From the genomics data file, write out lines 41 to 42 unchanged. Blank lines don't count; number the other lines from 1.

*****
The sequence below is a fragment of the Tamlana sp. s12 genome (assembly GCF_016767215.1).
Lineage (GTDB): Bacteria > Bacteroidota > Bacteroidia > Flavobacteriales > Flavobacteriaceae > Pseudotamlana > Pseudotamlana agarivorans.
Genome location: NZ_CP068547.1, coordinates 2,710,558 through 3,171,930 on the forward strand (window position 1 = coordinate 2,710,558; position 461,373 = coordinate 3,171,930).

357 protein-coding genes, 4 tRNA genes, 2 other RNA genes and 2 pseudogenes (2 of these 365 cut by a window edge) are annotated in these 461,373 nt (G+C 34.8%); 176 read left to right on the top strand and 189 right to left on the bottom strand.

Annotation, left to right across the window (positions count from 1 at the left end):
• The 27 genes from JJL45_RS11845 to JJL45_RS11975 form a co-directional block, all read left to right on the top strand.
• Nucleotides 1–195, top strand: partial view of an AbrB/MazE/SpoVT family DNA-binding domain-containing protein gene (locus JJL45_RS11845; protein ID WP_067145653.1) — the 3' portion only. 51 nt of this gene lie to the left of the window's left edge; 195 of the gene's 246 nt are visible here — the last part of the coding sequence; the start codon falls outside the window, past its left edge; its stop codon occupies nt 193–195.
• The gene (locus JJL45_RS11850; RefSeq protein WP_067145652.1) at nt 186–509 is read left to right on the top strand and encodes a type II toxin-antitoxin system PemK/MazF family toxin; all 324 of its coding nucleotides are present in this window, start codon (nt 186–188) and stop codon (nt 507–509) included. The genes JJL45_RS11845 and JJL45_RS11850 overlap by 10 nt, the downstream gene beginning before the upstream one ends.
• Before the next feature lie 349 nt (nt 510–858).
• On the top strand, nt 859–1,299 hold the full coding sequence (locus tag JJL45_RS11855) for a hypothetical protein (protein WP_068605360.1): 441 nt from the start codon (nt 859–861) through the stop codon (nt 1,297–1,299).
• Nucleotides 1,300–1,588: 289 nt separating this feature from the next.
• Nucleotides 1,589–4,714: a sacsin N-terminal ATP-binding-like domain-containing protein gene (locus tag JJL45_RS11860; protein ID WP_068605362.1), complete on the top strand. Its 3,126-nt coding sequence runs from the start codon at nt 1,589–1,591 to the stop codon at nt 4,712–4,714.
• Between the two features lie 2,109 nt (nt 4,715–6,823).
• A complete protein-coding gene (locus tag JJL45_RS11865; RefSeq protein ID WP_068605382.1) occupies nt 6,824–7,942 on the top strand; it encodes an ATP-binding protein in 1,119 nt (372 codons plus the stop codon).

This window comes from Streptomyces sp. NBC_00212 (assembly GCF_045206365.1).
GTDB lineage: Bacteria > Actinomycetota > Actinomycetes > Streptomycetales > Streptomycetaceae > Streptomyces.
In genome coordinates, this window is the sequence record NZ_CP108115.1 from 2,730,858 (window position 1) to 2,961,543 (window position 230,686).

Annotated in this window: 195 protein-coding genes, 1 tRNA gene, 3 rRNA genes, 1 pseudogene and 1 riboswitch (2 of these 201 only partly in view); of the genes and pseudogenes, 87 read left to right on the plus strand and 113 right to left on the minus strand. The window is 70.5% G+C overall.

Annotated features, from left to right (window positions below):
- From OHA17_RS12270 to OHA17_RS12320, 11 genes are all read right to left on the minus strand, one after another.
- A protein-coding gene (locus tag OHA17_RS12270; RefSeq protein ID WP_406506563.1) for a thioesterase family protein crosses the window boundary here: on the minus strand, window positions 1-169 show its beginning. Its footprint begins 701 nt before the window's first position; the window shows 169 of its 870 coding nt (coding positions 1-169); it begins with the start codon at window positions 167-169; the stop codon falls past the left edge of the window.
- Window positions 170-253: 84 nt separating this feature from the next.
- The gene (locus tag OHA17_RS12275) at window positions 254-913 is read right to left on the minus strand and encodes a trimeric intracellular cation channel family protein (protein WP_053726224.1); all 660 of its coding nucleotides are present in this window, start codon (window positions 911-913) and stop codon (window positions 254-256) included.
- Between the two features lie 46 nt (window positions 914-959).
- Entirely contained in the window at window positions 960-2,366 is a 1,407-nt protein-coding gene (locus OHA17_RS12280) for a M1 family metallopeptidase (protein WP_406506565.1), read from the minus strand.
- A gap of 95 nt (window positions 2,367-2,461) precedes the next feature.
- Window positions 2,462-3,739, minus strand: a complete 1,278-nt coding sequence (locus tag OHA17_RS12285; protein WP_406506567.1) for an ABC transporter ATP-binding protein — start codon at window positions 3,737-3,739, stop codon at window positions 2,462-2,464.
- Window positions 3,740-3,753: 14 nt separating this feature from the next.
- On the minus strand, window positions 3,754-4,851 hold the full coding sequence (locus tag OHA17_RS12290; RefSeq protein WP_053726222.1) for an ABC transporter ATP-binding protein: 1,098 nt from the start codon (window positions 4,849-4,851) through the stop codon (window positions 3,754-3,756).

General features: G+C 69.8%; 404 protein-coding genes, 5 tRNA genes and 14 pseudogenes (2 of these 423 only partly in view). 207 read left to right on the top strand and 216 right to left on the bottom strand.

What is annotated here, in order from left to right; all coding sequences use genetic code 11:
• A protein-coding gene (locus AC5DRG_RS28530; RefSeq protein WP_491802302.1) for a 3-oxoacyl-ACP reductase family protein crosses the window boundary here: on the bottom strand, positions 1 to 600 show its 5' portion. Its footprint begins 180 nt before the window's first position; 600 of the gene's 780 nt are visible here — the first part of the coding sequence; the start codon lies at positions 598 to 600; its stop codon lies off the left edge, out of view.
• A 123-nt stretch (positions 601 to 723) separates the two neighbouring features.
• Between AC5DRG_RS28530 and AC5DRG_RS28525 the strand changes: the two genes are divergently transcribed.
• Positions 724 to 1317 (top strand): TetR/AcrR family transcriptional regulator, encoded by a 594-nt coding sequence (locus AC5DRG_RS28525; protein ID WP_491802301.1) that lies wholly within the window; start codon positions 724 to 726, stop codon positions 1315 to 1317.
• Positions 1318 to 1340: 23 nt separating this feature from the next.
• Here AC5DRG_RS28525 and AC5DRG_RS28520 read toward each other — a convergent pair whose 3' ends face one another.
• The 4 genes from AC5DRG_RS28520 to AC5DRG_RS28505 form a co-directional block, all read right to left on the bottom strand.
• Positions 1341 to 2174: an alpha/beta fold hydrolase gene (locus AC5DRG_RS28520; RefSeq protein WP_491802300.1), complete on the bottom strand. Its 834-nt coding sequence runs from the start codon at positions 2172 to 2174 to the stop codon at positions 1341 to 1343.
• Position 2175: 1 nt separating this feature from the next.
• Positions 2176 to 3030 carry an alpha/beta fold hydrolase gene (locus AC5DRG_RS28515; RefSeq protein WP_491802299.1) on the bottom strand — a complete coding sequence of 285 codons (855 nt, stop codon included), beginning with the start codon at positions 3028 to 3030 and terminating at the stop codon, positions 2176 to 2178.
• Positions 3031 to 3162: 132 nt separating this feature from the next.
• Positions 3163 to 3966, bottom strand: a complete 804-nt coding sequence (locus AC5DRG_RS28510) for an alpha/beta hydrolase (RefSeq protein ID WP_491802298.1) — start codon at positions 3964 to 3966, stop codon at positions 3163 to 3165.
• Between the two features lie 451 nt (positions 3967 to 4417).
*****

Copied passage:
• Positions 2176 to 3030 carry an alpha/beta fold hydrolase gene (locus AC5DRG_RS28515; RefSeq protein WP_491802299.1) on the bottom strand — a complete coding sequence of 285 codons (855 nt, stop codon included), beginning with the start codon at positions 3028 to 3030 and terminating at the stop codon, positions 2176 to 2178.
• Positions 3031 to 3162: 132 nt separating this feature from the next.